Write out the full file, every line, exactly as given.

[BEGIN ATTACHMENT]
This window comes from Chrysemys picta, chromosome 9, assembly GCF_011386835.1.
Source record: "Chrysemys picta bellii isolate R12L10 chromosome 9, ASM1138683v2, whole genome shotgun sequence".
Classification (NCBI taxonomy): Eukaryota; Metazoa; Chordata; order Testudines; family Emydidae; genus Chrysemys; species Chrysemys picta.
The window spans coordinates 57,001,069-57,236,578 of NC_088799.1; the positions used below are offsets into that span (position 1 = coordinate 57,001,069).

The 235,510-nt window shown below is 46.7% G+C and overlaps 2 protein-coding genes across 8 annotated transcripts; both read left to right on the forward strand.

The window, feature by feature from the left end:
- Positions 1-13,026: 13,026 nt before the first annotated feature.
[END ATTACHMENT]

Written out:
This window comes from Chrysemys picta, chromosome 9, assembly GCF_011386835.1.
Source record: "Chrysemys picta bellii isolate R12L10 chromosome 9, ASM1138683v2, whole genome shotgun sequence".
Classification (NCBI taxonomy): Eukaryota; Metazoa; Chordata; order Testudines; family Emydidae; genus Chrysemys; species Chrysemys picta.
The window spans coordinates 57,001,069-57,236,578 of NC_088799.1; the positions used below are offsets into that span (position 1 = coordinate 57,001,069).

The 235,510-nt window shown below is 46.7% G+C and overlaps 2 protein-coding genes across 8 annotated transcripts; both read left to right on the forward strand.

The window, feature by feature from the left end:
- Positions 1-13,026: 13,026 nt before the first annotated feature.